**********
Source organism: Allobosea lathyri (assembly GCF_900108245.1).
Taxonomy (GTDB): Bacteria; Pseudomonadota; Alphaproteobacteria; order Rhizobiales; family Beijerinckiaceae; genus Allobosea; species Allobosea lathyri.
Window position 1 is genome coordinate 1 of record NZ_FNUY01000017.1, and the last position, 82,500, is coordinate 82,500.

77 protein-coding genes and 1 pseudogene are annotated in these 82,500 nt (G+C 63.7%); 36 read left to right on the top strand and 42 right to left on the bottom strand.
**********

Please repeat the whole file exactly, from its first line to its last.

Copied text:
Source organism: Allobosea lathyri (assembly GCF_900108245.1).
Taxonomy (GTDB): Bacteria; Pseudomonadota; Alphaproteobacteria; order Rhizobiales; family Beijerinckiaceae; genus Allobosea; species Allobosea lathyri.
Window position 1 is genome coordinate 1 of record NZ_FNUY01000017.1, and the last position, 82,500, is coordinate 82,500.

77 protein-coding genes and 1 pseudogene are annotated in these 82,500 nt (G+C 63.7%); 36 read left to right on the top strand and 42 right to left on the bottom strand.